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The Dripby Brew Editors2:50 pmJul 8, 20190

Sharkey to lead Baltimore’s troubled DOT, Nyagah-Nash to head DGS

Young is putting Sharkey in charge of the city’s troubled Transportation department and nominating Sharkey’s deputy to fill the vacancy created by his departure

Above: City housing official Chichi Nyagah-Nash has been named to head Baltimore’s Department of General Services. (City of Baltimore)

As expected, Mayor Bernard C. “Jack” Young has nominated city government veteran Steven Sharkey to head Baltimore’s Department of Transportation (DOT).

Director of the Department of General Services (DGS) for the last seven years, Sharkey was known as a competent manager and administrator.

After seven years as director of the Department of General Services, Steve Sharkey has been tapped to head Baltimore's Transportation department. (Office of the Mayor)

After heading the Department of General Services, Steve Sharkey has been tapped to run Baltimore’s Transportation Department. (Office of the Mayor)

Appointed by Stephanie Rawlings-Blake, he continued to maintain a low profile in the position through the administration of Catherine Pugh, who resigned as mayor in May.

If confirmed, Sharkey would assume leadership of one of the city’s most criticized agencies, recently in the spotlight amid controversies over street design, bike lanes, the bikeshare program, and findings of employee misconduct.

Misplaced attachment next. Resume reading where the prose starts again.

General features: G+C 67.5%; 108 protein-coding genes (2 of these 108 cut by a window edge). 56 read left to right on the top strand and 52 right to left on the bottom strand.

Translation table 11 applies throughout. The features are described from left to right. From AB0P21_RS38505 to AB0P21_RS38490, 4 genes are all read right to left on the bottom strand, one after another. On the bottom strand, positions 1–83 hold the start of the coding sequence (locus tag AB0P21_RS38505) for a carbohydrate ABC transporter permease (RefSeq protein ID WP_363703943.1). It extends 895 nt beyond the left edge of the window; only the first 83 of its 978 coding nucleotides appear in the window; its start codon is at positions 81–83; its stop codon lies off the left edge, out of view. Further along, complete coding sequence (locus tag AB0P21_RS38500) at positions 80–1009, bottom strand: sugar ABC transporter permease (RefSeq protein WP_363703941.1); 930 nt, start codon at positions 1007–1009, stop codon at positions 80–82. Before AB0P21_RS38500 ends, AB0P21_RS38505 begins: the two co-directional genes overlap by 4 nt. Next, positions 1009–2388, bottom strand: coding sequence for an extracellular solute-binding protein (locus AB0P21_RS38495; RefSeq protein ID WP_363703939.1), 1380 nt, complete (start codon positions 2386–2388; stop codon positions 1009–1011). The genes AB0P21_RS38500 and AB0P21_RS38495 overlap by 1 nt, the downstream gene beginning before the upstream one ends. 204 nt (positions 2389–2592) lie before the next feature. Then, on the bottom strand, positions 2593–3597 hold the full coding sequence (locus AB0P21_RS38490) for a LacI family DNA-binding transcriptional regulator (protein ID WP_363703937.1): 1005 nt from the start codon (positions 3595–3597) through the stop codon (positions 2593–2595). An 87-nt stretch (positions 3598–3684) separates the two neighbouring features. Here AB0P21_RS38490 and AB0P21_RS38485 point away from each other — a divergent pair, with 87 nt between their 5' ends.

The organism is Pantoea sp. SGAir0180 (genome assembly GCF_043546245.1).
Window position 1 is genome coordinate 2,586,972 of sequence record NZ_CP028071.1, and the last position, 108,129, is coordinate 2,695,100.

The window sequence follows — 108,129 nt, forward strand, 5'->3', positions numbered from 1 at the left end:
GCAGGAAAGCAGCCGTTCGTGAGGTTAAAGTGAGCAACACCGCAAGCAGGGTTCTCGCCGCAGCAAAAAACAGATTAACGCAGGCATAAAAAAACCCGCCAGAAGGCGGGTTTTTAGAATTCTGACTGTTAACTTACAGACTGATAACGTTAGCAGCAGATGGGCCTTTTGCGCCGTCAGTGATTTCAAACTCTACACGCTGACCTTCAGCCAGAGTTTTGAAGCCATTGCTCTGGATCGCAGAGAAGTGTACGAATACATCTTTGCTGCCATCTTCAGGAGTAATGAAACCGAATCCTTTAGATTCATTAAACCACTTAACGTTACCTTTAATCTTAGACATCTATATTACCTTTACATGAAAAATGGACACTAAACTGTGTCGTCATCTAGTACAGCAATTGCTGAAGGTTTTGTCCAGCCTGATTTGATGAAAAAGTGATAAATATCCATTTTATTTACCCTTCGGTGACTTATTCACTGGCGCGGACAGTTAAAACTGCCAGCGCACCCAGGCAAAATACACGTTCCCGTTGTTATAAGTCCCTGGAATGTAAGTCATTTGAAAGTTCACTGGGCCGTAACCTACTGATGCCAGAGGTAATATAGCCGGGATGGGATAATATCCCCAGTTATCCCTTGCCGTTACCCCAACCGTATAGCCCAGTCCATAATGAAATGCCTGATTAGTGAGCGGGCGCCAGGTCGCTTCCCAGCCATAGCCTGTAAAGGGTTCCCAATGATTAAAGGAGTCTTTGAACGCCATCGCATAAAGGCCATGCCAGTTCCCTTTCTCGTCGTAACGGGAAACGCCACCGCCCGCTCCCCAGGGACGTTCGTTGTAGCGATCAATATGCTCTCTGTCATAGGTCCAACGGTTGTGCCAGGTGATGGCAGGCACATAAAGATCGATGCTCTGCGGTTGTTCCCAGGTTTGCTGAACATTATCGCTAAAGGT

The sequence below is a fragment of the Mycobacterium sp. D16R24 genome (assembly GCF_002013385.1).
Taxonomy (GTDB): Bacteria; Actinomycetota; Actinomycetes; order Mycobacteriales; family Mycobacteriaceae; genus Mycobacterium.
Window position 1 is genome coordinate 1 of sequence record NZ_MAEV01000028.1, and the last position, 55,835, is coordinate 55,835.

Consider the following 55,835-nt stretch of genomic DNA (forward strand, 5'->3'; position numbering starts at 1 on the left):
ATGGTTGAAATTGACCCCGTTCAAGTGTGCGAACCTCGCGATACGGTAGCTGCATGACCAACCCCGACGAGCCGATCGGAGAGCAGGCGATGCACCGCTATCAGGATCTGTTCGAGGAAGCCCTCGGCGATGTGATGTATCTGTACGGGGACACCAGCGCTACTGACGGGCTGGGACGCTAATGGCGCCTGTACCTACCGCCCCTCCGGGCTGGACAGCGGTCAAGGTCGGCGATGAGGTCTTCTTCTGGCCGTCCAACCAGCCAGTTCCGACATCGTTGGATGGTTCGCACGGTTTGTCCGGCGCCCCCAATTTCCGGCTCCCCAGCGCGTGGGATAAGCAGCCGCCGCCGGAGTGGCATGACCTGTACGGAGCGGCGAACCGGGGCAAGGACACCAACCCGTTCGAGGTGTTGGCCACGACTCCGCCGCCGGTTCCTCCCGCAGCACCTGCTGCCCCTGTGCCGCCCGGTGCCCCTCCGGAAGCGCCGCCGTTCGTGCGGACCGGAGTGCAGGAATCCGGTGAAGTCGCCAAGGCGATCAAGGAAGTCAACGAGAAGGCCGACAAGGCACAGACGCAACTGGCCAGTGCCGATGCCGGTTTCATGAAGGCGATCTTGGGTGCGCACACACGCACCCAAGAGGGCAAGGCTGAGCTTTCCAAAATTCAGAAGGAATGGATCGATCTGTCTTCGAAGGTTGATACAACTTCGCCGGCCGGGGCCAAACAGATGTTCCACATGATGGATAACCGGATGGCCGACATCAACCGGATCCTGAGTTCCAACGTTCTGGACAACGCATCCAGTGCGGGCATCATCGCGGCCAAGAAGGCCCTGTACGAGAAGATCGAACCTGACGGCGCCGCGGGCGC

The previous DOT director, Michelle Pourciau, resigned in April following an investigation by the Inspector General into allegations of management and morale problems under her leadership.

Young named Chichi Nyahgah-Nash, Sharkey’s deputy at General Services, to take over as DGS director.

Insiders Shuffled

Both Sharkey and Nyagah-Nash are city government insiders who have held leadership roles at multiple agencies.

Sharkey began working for the city in 2005 when he became a fellow in CitiStat, where he rose to deputy director.

At the Department of Public Works he served as chief of special services and property management. At the Baltimore Police Department, he was director of special projects.

Underscoring the administration’s concern on the bike and street design issue after a series of botched bike lane projects, Young’s press release today included a positive quote from DOT’s biggest City Hall critic on that and other transportation issues, Councilman Ryan Dorsey.

“Steve has demonstrated great leadership at DGS, particularly in allowing others to lead with their own expertise,” Dorsey was quoted as saying.

Jon Laria, chairman of the Mayor’s Bicycle Advisory Commission, was also quoted in the release, saying Sharkey’s “extensive management and project delivery experience at DGS make him a terrific choice to lead DOT at a critical time.”

Sharkey holds a bachelor’s degree in political science from McDaniel College and a master’s in public policy from the University of Maryland.

Nyagah-Nash’s city government service began at DGS, where she served under Sharkey as a deputy division chief – a position she held for six years.

She then joined the Department of Housing and Community Development as the director of special projects. After that, she had a stint as an assistant deputy director at the Department of Human Resources before returning to DGS in the No. 2 job.

Before going to work for the city, Nyagah-Nash was a special program administrator for U.S. Food Service, an Illinois-based food distribution company.

Nyagah-Nash holds a bachelor’s degree in business administration from Alliant International University and an MBA in Human Resources from Johns Hopkins University.

Both appointments require a formal confirmation by the City Council.

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